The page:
According to ASTM (formerly American Society for Testing and Materials) Standards, each item of evidence will be assigned a unique numeric or alphanumeric designator by the investigator who collects the evidence or by someone designated to assign item numbers. The system used should ensure that items cannot be confused physically and cannot be confused when referred to in records or other documents [3]. Proper evidence item numbering and handling helps minimize any potential contamination issues.

The location and condition of each item should be documented prior to collection [3]. This should be done with photographs and diagrams and, additionally, should be documented in the field notes or evidence list. Denoting the item number, using evidence tents or note cards, helps clearly document the numbering process in the collector’s photographs. The collector should continue to document the evidence throughout the entire recovery process.

FIGURE 1 - Example of evidence tents used to help number and identify evidence in photographs.
FIGURE 1 - Example of evidence tents used to help number and identify evidence in photographs.

The collector will need to think carefully about what specific aspects of the evidence are important and be just as careful to safeguard those aspects. If it is important to show that a valve is closed, for instance, the collector needs to make sure it stays closed, remembering not to move the position of something in order to “see what it is doing.” The movement of switches or valves may cause them to break or become impossible to return to their original post-loss condition.

If items involved in the incident must be disassembled in any way in order to be collected, each step of the disassembly should be documented by contemporaneous photographs or videotaping [4]. It is important that individuals who are not present at the time of collection be given enough information to understand the origin of the evidence.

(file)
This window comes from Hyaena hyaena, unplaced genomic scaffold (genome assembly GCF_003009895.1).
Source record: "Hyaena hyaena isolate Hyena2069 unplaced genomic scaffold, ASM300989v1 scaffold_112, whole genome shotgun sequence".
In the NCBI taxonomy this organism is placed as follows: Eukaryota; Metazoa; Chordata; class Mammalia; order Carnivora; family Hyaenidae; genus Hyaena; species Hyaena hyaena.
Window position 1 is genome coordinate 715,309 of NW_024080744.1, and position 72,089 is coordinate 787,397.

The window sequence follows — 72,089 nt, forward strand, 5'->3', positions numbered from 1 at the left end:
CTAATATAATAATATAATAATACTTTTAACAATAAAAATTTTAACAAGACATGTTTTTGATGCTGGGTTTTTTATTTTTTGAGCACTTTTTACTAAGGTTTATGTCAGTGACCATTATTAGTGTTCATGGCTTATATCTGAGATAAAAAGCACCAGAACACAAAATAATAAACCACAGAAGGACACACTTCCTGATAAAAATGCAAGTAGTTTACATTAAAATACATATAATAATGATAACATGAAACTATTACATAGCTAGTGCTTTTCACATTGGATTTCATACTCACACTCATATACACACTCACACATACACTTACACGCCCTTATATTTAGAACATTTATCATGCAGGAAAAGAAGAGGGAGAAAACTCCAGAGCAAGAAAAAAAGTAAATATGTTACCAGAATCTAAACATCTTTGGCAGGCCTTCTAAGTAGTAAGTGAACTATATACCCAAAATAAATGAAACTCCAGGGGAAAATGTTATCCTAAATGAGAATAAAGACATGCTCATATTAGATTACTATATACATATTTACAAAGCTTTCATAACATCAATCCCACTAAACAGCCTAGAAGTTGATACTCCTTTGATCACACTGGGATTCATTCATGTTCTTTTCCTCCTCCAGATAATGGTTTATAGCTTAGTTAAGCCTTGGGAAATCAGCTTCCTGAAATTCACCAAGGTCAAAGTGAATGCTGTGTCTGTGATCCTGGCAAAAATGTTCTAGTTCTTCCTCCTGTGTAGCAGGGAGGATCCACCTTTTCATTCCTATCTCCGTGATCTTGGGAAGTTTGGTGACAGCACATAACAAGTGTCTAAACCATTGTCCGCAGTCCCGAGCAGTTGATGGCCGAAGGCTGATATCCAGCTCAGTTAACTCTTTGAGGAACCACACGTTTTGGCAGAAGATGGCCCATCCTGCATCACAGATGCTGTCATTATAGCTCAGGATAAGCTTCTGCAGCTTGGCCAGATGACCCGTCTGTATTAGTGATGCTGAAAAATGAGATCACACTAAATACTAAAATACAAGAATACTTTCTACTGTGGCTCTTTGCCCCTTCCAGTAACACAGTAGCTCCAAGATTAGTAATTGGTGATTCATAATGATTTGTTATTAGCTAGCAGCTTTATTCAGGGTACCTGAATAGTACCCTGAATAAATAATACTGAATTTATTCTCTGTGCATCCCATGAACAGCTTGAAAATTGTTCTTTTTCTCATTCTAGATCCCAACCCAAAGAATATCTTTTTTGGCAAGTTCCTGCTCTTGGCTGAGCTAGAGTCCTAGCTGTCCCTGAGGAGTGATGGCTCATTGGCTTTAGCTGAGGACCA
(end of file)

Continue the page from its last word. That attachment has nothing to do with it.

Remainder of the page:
Each item should be properly protected in an appropriate manner. This should involve being placed in a sealed bag, can, jar, or box that will prevent contamination or loss of evidence. The evidence must also be protected against damage during transport. According to ASTM Standards, each item or its proximal container shall be marked or tagged with the following information [3]:

  • Item number
  • Case or incident number
  • Identification of person who collected item
  • Date of item collection
  • Brief description of the item
FIGURE 2 - Example of cans used to securely seal and transport collected evidence.
FIGURE 2 - Example of cans used to securely seal and transport collected evidence.

If the evidence requires specific handling for preservation, such as temperature control, this needs to be clearly described in the evidence log or directly on the tag itself [4]. The value of physical evidence relies on the evidence collector’s ability to maintain the security and integrity of the evidence from the time of its discovery and collection to its subsequent examination and testing to its ultimate disposal. Once an item is collected, it should be stored in a secure location while at the site of the loss. The ideal location would be in the collector’s locked vehicle until the scene examination is complete.